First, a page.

Thursday, January 30, 2014

Organ meats anyone?

I remember, as a kid, being given kidneys as part of a warm salad for dinner.  The whole notion of a warm salad was rather brave & in our part of Co. Waterford was definitely 'nouvelle cuisine', but kidneys?  Oh man, I hated them.  Even now, I'm not sure what animal they came from, but I guess it was chicken...they were really tiny.  The smell and texture made me retch and put me off all organ meats forever, or so I thought.

Thankfully, my mother had the wisdom to try other methods of getting organ meats into us.  Every now and then she would make a big batch of chicken liver pâté, freeze most of it and on special occasions present us with a ramekin of smooth creamy heaven.  Even though I knew it was called 'liver' pâté, I didn't quite make the connection with organ meats.  Even my brother loved it and still does, despite being the fussiest eater in the family.  I always thought it must be very expensive to make, as we only had it very rarely, but now I know better.  It's really inexpensive and so easy and quick to make.  If you don't mind handling organ meats and are confident that you can get them from a reputable source, then it's well worth trying.

Obviously if you're vegetarian then this recipe isn't for you.  However, if you're a meat eater as I am, using as much of the animal as possible makes me feel better about eating it in the first place, even if they look pretty unappetising in their raw state.  I'm lucky to have found a fantastic butcher in Malmö  'Vilt Specialisten' who specialises in wild game and organic pasture reared meat, which is naturally higher in all kinds of nutrients including the much talked about Omega-3.

If you're not sure about organ meats, let me try to convince you.  Organ meats like liver, kidneys and heart are rich in many nutrients, particularly fat soluble ones like Vitamin A & D, minerals selenium, zinc and iron, B vitamins and Vitamin K2.  B12 is particularly rich in liver, as that's where it's stored (unlike other B vitamins) and is hard to get if you don't eat much meat or animal products.  Deficiencies in B12 can lead to issues with cell division and blood volume, mood disorders, depression and anxiety.  Also found in organ meats is a nutrient called Co-enzyme Q10, which is essential for energy production and is often lacking when we are fatigued or suffering from conditions like chronic fatigue, adrenal fatigue or long term stress.  All of these nutrients are essential for very active people and are often lacking in our diets, even if we feel we are eating healthily.  This pâté recipe includes grass fed butter (organic if you can get it) which really helps us to absorb the fat soluble nutrients in the liver.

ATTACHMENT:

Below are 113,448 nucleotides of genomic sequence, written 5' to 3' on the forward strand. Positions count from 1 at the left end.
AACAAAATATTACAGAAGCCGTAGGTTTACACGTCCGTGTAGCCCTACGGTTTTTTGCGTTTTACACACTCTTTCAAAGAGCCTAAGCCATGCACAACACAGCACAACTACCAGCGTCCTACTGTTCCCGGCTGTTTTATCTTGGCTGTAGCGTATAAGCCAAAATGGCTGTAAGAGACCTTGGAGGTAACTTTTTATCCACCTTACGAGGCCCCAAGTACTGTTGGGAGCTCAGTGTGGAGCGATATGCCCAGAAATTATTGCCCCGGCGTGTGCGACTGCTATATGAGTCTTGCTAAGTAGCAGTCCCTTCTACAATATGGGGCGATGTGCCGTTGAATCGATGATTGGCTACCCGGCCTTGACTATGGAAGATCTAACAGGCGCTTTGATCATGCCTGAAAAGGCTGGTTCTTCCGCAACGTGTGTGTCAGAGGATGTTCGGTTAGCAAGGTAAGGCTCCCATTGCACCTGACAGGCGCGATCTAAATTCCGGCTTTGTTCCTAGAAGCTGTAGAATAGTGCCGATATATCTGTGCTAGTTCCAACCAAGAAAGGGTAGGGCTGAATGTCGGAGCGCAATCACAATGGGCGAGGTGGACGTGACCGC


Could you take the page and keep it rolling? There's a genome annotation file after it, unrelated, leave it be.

Convinced?  Well, I reckon that's quite enough theory, here's the recipe

Chicken Liver Pâté

125g organic grass fed butter (easy to get in Ireland, not so easy here in Sweden!)
1 medium onion, roughly chopped
2 cloves garlic, chopped
Small handful of thyme leaves (rosemary or tarragon work well too, I find sage a bit strong)
500g fresh, free-range organic chicken livers
Unrefined sea salt (like Maldon)
Freshly ground black pepper
40ml orange juice (ideally freshly squeezed)
60ml brandy (or just more orange juice)

Optional - 200g of butter and extra herb sprigs to seal the pâté.

What to do:

  1. In a large frying pan or wide saucepan, add 2tbsp of the butter over a low heat.  Add the onion and garlic and 1/2 tsp of salt.  Let this cook slowly and gently until soft and translucent, but not brown.
  2. Add the brandy, thyme and orange juice, simmer for 2 minutes to cook off the alcohol and reduce slightly.
  3. Add the chicken livers.  Cook them gently, turning regularly until they are opaque on the outside but still burgundy on the inside.  Take off the heat.  
  4. Transfer the liver & onion mix to a food processor (a blender may also work, but the blade is smaller so you will probably need to do it in several batches).  Add another 1/2 tsp of salt, a good pinch of pepper and blitz for 1 minute until almost smooth.  Cut up the remaining butter and add piece by piece with the processor running.  Taste and add more seasoning if you think it needs it.  Now, to get it really smooth, process for another 2 minutes.
  5. Transfer the mix to a large ceramic terrine dish, or as I did, several ramekins which makes it easier to freeze some and eat the rest.  If you wish, you can seal the pâté with the additional butter, by melting it first with a few rosemary or thyme leaves then gently spooning over the pâté.  Once this butter sets, it acts as a seal and helps to prevent oxidation of the precious fats inside.
  6. Put it in the fridge and leave to set for a few hours, ideally overnight.  Freeze most of it (covered with clingfilm or a lid to protect from freezer burn) and tuck into whatever you keep in the fridge.  It's lovely spread on veg sticks or on sourdough toast for breakfast or lunch. 
What do you think, will you try it?  I'd love to see photos if you do, share them on my facebook page!

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